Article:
UB is UB. The code will still be miscompiled, but you've just hidden your warning.

Likewise, even if unaligned loads can be always used, i would personally find it pretty surprising
to suddenly see unaliged loads instead of aligned ones.
Also, isn't that only possible/so when AVX is available?
Also, doesn't that cause compiler lock-in?
What happens without AVX? Do so anyways at the perfomance's cost?
Or back to exceptions?

Should this process in any form other than the UBSan changes,
i would like to first see a RFC on llvm-dev.
Sorry about being uneasy about this. :S

We are happy to hear your voice. We will discuss this on llvm-dev later after confirming Craigs's opinion.

I think I wouldn't mind if we just didn't emit aligned loads/store instructions for AVX/AVX512 from isel and other places in the compiler in the first place. As noted, if the load gets folded the alignment check doesn't happen. That would reduce the size of the isel tables and remove branches, reducing complexity of the compiler. Adding a new step and a command line to undo the earlier decision increases complexity.

The counter argument to that is that the alignment check has found bugs in the vectorizer on more than one occasion that I know of.

Hi, @craig.topper. I'm not sure if I understand what you mean correctly. Do you mean we can remove the alignload/alignstore pattern match so that we can reduce the size of the isel tables? But this means that there is no option to control this behavior.

craig.topper added inline comments.Tue, Apr 13, 1:00 AM
clang/include/clang/Driver/Options.td
1649

This makes it sound like unaligned moves would never be used even if it unaligned.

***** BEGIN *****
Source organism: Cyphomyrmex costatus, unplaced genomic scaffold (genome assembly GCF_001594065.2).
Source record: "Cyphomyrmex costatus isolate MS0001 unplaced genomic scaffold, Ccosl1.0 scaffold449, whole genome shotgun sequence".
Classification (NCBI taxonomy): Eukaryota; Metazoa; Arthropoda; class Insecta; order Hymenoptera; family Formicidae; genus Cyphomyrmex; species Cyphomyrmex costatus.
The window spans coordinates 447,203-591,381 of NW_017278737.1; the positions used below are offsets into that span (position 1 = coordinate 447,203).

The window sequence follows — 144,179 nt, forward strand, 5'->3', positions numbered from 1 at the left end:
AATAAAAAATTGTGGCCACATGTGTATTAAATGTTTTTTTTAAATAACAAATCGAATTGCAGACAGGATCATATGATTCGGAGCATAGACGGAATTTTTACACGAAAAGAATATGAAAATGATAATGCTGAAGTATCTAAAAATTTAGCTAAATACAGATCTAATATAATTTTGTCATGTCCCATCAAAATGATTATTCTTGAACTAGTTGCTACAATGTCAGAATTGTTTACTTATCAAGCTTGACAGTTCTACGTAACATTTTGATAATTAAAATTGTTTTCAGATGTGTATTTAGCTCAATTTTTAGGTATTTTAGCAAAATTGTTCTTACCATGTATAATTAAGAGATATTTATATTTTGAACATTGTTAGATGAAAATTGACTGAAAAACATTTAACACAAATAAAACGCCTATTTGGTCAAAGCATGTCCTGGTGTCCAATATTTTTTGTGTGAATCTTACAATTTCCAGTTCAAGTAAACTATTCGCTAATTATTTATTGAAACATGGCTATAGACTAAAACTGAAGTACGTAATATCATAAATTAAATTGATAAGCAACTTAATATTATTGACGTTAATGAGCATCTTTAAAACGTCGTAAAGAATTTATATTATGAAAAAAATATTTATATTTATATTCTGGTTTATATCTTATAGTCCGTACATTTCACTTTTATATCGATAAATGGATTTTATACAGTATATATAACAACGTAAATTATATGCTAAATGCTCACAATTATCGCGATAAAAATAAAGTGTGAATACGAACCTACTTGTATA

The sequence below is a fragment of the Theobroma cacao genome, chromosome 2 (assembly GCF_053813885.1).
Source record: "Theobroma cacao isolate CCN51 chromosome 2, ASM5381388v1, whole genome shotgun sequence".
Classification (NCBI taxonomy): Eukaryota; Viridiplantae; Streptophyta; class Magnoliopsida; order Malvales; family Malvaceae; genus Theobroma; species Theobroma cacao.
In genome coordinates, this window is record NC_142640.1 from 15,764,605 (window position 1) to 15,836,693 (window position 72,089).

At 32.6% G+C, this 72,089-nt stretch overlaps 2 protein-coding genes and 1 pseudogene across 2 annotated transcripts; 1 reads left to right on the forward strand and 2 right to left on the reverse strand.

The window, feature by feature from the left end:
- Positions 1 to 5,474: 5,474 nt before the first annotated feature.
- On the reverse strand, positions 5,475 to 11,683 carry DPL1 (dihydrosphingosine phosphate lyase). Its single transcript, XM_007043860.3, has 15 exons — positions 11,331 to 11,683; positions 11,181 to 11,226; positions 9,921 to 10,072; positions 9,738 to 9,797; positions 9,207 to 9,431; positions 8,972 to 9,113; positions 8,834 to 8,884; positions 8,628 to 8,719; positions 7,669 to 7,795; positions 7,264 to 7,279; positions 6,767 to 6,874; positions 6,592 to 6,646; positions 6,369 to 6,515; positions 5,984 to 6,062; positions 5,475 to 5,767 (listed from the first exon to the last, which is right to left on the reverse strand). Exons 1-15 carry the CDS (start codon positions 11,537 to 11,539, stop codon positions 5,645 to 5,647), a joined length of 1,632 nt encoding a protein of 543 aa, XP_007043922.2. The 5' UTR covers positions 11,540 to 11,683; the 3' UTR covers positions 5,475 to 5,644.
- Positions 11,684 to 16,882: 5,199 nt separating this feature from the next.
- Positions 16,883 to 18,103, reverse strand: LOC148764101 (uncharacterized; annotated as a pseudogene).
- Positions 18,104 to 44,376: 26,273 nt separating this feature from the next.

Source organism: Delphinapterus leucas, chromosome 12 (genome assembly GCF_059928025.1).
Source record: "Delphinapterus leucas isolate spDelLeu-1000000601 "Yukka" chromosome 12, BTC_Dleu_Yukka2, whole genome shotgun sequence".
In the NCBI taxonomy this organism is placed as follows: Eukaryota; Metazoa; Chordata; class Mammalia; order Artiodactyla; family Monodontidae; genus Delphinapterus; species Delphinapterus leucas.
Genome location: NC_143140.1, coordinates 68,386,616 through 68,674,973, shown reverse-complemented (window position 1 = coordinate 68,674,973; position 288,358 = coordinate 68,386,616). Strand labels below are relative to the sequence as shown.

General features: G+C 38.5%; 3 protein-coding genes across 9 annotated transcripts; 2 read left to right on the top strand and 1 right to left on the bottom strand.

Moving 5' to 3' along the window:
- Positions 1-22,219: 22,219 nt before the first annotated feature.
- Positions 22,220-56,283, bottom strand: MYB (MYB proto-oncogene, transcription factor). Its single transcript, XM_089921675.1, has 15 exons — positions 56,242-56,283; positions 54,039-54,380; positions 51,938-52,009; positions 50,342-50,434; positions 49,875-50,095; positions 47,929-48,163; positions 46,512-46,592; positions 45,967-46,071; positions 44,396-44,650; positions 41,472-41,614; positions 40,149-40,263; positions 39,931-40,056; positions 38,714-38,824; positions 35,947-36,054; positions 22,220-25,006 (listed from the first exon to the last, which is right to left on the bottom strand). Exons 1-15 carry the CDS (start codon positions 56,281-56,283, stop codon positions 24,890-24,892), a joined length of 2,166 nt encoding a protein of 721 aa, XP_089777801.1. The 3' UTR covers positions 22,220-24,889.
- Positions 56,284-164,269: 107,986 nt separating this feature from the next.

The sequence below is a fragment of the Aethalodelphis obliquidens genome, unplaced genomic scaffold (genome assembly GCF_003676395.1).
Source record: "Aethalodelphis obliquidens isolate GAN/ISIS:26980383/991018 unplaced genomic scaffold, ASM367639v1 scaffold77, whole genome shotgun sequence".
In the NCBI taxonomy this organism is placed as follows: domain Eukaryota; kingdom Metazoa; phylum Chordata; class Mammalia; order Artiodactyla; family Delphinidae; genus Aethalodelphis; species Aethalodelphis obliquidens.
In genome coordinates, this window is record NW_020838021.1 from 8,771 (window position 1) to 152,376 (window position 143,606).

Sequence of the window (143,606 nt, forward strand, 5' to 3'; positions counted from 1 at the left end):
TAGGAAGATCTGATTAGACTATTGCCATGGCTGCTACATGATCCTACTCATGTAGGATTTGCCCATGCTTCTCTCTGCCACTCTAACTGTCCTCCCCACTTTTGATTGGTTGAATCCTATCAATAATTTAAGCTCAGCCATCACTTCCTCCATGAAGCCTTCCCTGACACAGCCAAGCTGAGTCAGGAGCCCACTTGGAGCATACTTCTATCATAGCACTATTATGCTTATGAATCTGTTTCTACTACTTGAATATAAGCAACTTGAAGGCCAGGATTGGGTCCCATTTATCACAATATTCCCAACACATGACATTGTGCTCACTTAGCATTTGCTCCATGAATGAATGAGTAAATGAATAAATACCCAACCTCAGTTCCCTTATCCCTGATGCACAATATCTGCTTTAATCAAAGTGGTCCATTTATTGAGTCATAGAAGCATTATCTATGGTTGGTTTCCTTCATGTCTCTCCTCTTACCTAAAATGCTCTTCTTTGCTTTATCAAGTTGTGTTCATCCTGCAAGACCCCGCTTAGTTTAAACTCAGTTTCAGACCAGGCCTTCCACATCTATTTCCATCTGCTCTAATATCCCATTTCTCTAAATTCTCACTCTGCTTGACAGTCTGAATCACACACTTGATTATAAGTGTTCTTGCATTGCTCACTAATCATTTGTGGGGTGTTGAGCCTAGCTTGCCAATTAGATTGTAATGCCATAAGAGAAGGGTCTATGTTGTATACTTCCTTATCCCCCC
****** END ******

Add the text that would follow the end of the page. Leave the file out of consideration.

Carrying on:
llvm/lib/Target/X86/X86InstrFragmentsSIMD.td
834

Won’t this make this return true for any load when only SSE is enabled. So SSE will use an aligned load instruction for an unaligned address.

LiuChen3 updated this revision to Diff 337064.Tue, Apr 13, 1:36 AM

Address Craig's comments

craig.topper added inline comments.Tue, Apr 13, 2:58 PM
clang/lib/Driver/ToolChains/CommonArgs.cpp
1723 ↗(On Diff #337064)

Could you just put this in target features in the IR and not have to deal with LTO specially? Similar to what we do with retpoline, speculative loading hardening, etc.

craig.topper added inline comments.Tue, Apr 13, 3:00 PM
clang/include/clang/Driver/Options.td
1649

From the user's perspective you're not transforming instructions. The instructions don't exist before the compiler runs.

LiuChen3 updated this revision to Diff 337333.Tue, Apr 13, 10:11 PM

Address Craig's comments

LiuChen3 edited the summary of this revision. (Show Details)Tue, Apr 13, 10:13 PM
lebedev.ri requested changes to this revision.Thu, Apr 15, 12:15 AM
This revision now requires changes to proceed.Thu, Apr 15, 12:15 AM